Neil Portnow
Neil Portnow, president of the Recording Academy, during the 2018 Grammy Awards. Photo: Recording Academy Grammy Awards

Still facing pressure over much-criticized remarks he made after a male-dominated Grammy Awards, the president of the Recording Academy Thursday announced a task force that will explore ways to improve “female advancement” in the industry.

Neil Portnow again acknowledged “the hurt that my poor choice of words following last Sunday’s Grammy telecast has caused.”

“I also now realize that it’s about more than just my words,” he said. “Because those words, while not reflective of my beliefs, echo the real experience of too many women. I’d like to help make that right.”

Portnow was asked after Sunday’s Grammys about the low number of female nominees in the show’s top categories. He responded by saying women “who want to be musicians, engineers, producers and want to be part of the industry on the executive level (need) to step up.”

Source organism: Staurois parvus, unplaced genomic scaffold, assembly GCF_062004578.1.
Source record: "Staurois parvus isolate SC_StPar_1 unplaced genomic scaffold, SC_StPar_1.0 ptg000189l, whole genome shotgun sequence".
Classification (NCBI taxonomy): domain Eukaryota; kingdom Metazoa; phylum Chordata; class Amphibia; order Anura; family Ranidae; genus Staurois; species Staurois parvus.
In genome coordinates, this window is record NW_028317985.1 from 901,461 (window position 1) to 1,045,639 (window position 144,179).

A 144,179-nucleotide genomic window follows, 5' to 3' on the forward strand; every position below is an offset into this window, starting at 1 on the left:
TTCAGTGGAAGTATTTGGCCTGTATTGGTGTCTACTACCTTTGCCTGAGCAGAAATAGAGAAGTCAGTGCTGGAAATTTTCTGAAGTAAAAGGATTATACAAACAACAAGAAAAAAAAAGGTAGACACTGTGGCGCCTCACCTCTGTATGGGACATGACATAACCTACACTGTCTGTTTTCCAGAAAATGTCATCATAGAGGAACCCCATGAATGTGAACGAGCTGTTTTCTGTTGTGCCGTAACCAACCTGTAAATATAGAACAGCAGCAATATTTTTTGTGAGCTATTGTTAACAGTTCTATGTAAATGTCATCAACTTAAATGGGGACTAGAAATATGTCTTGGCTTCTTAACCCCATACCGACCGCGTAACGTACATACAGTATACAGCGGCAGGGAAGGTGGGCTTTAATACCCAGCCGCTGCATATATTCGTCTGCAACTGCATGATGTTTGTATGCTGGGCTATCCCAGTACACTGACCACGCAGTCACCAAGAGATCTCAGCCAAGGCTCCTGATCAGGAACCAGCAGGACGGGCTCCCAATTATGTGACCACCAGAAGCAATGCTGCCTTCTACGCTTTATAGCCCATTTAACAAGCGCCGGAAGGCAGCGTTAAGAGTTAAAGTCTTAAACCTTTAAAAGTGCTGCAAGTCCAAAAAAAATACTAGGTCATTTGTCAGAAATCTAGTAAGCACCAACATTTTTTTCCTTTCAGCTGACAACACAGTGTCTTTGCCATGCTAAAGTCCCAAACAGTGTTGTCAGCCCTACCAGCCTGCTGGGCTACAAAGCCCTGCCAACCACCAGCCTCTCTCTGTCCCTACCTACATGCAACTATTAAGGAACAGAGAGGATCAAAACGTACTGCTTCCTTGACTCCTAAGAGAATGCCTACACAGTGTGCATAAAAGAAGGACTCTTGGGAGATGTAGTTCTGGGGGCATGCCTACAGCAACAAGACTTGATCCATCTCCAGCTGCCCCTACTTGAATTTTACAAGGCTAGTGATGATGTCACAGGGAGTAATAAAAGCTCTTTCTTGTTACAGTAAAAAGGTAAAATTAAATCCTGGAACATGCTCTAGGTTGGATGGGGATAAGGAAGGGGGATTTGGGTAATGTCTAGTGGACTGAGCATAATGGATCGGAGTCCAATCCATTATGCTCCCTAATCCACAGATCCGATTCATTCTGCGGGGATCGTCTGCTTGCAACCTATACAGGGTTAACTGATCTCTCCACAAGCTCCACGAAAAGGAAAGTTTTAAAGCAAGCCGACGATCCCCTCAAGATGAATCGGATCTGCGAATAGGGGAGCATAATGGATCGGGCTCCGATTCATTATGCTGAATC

He said Thursday the new independent task force is being created “to review every aspect of what we do as an organization and identify where we can do more to overcome the explicit barriers and unconscious biases that impede female advancement in the music community.”

“We will also place ourselves under a microscope and tackle whatever truths are revealed,” he said.

The announcement came on the same day that a group of female music- industry executives sent a letter to Portnow demanding his resignation as president of the Recording Academy.

The letter, obtained by Variety, said his “step up” comment was “spectacularly wrong and insulting and, at its core, oblivious to the vast body of work created by and with women.”

“We do not have to sing louder, jump higher or be nicer to prove ourselves,” the letter states. “We step up every single day and have been doing do for a long time. That fact that you don’t realize this means it’s time for you to step down.”

The letter cited a recent USC study of popular music, which found that of the 899 individuals nominated for a Grammy between 2013 and 2018, only 9.3 percent were female, and only 10 percent of nominees for record of the year over a six-year period were female.

–City News Service

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